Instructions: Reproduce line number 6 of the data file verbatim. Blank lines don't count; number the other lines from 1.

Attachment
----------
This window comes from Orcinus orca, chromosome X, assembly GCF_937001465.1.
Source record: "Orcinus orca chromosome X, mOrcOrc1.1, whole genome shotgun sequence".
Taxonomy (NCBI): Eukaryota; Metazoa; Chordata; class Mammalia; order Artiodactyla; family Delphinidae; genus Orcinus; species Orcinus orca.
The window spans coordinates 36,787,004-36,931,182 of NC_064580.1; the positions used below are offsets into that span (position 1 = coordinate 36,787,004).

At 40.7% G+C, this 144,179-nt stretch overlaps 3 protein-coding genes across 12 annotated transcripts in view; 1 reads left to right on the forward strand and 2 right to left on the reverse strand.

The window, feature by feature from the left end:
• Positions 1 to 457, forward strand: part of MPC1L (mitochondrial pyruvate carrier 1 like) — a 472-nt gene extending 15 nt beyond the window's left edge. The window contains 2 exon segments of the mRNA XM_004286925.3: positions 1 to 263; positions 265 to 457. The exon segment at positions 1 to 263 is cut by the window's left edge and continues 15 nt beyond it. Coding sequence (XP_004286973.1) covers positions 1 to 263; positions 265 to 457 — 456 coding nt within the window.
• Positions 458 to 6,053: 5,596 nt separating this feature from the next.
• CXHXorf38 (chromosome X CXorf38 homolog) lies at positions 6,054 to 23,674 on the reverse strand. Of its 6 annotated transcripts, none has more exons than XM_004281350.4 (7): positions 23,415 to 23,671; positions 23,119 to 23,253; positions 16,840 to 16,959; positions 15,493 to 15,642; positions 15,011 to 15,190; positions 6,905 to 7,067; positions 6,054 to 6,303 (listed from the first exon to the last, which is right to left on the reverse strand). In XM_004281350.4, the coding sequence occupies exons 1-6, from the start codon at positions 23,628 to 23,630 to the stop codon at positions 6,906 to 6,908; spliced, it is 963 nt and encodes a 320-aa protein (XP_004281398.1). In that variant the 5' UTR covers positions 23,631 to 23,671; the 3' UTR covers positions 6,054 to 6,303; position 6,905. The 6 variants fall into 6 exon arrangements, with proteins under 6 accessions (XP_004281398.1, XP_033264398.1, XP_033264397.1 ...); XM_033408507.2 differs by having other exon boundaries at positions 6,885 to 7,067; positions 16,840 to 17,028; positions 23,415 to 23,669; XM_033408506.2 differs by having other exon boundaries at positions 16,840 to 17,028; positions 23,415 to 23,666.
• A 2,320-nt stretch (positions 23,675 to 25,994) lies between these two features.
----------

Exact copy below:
The window, feature by feature from the left end: